Bush Under Pressure on Detainee Treatment

  • Playlist
  • Download
  • Embed
    Embed <iframe src="http://www.npr.org/player/embed/4993825/4993826" width="100%" height="290" frameborder="0" scrolling="no">
  • Transcript

Bush administration policies on the treatment of foreign detainees are under increasing scrutiny. Monday, five U.S. Army Rangers were charged with assault for allegedly beating Iraqi detainees. The Supreme Court has agreed to hear a challenge to the military tribunals used to try detainees.

STEVE INSKEEP, host:

This is MORNING EDITION from NPR News. I'm Steve Inskeep.

RENEE MONTAGNE, host:

And I'm Renee Montagne.

The Bush administration is coming under increasing fire for its policies on the treatment of foreign detainees. Yesterday, five US Army Rangers were charged with assault for allegedly beating detainees in Iraq. Also yesterday, the Supreme Court agreed to hear a challenge to the military tribunal that President Bush has designated for trying detainees. At the same time, Senate Democrats demanded that an independent commission look into prisoner abuse. More from NPR's David Welna.

DAVID WELNA reporting:

President Bush probably would have preferred talking up free trade during the news conference yesterday in Panama, but instead he was asked whether he agrees with Vice President Cheney that the US should exempt the CIA from any congressional ban on torture. Mr. Bush did not say yes and he did not say no.

President GEORGE W. BUSH: Any activity we conduct is within the law. We do not torture. And therefore we're working with Congress to make sure that as we go forward, we make it more possible to do our job.

WELNA: Four hours later on the Senate floor, New Mexico Democrat Jeff Bingaman called it a sad day when an American president has to reassure allies in Latin America that the US does not contemplate torture. In the same vain, Bingaman pointed to recent published reports that the CIA is holding suspected terrorists in Soviet-era secret facilities in Eastern European nations.

Senator JEFF BINGAMAN (Democrat, New Mexico): This is a troublesome development considering the widespread reports that our own vice president continues to urge that bipartisan legislation passed in this Senate would prohibit the CIA from using interrogation techniques amount to cruel and inhuman treatment in these types of facilities be deleted from legislation on its way to the president.

WELNA: Arizona Republican John McCain sponsored that amendment. It's now attached to two major defense bills, and it outlaws cruel, inhuman and degrading treatment for all foreigners held by US officials. Despite intense lobbying from Vice President Cheney, McCain says there's no way he'll agree to an exception to the torture ban for the CIA.

Senator JOHN McCAIN (Republican, Arizona): We'd be glad to continue discussion with the administration, but it's pretty clear-cut that what they want to do is carve out the CIA, and we certainly can't agree to such a thing.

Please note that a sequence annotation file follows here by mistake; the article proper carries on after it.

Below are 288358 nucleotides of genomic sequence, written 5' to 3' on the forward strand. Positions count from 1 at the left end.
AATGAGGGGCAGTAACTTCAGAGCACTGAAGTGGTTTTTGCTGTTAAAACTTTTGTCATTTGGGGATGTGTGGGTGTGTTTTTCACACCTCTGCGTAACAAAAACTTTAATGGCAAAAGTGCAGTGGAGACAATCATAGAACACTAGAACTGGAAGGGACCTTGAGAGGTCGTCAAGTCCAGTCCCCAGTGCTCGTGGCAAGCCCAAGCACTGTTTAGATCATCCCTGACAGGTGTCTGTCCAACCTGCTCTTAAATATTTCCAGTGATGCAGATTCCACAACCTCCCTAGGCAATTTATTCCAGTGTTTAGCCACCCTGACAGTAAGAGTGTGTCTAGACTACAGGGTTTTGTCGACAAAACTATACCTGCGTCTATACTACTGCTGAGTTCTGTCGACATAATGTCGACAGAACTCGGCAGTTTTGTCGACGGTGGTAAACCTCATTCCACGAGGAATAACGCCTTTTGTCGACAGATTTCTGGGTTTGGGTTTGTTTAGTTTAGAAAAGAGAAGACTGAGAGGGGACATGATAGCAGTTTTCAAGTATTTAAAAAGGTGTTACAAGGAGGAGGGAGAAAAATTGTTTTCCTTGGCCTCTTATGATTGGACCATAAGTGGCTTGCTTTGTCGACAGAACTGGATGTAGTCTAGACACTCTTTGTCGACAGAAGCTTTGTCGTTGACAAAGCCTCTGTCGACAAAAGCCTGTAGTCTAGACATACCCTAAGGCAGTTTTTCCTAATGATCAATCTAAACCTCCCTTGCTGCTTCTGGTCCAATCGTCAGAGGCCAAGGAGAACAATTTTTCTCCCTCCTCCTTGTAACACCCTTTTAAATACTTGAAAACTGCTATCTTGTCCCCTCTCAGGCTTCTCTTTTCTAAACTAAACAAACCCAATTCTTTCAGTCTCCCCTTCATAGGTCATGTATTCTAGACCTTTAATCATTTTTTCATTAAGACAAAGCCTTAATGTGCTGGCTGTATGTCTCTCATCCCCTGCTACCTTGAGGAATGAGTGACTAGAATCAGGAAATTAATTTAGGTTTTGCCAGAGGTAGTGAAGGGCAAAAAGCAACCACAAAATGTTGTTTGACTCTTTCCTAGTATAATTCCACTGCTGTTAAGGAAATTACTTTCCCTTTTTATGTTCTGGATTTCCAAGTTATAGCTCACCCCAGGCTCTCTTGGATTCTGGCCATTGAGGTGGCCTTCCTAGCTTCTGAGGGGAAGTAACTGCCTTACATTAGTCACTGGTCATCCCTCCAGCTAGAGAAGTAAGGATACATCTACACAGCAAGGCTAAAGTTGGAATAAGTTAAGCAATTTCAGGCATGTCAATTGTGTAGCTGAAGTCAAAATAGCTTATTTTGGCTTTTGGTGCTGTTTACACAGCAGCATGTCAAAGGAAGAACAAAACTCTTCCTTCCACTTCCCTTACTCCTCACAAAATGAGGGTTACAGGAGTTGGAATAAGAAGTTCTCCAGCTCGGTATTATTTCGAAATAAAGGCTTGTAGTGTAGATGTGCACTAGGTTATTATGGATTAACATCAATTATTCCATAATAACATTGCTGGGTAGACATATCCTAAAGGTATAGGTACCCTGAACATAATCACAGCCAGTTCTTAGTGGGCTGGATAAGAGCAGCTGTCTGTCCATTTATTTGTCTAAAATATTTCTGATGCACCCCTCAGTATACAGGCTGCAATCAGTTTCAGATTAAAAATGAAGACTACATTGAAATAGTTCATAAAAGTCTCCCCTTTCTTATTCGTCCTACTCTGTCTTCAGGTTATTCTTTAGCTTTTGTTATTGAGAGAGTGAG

WELNA: The CIA's interrogation of foreign detainees has never been investigated by Congress, neither has Congress looked into the CIA's alleged secret prisons nor its practice of so-called renditions by which detainees are turned over to foreign and often unsavory regimes. Yesterday, the Senate Armed Services Committee's top Democrat, Michigan's Carl Levin, offered an amendment to a defense policy bill creating an independent commission to probe the abuse of foreign detainees by US officials and contractors.

Senator CARL LEVIN (Democrat, Michigan): We cannot sweep this under the rug, and the investigations so far have swept critical issues under the rug, and they're going to surface sooner or later. Better to have an independent commission take a look at them, get it away from any partisanship, have a commission the way the 9-11 Commission was appointed.

WELNA: But even those Republicans who back McCain's forward-looking anti-torture amendment refuse to endorse an outside commission looking back on prisoner abuses. John Warner is the Republican chairman of the Armed Services Committee.

Senator JOHN WARNER (Republican, Virginia): Move on, we must, to win this war in Iraq, in Afghanistan. Replaying these dreadful and inexcusable incidents again in public forum will likely bring no remarkable new insights or new lessons learned.

WELNA: Warner says both Congress and the Pentagon have already delved extensively into detainee abuse. For Levin, it's been insufficient. He contends Congress has actually left huge gaps in its job of oversight. Levin chalks up GOP resistance to his proposed commission to fears of alienating the president.

Sen. LEVIN: I think there's a great deal of pressure on Republicans that have come from the White House relative to Senator McCain's amendment.

WELNA: A Senate vote on Levin's proposed independent commission on detainee abuse is expected this week.

David Welna, NPR News.

Copyright © 2005 NPR. All rights reserved. Visit our website terms of use and permissions pages at www.npr.org for further information.

NPR transcripts are created on a rush deadline by a contractor for NPR, and accuracy and availability may vary. This text may not be in its final form and may be updated or revised in the future. Please be aware that the authoritative record of NPR’s programming is the audio.

Comments

 

Please keep your community civil. All comments must follow the NPR.org Community rules and terms of use, and will be moderated prior to posting. NPR reserves the right to use the comments we receive, in whole or in part, and to use the commenter's name and location, in any medium. See also the Terms of Use, Privacy Policy and Community FAQ.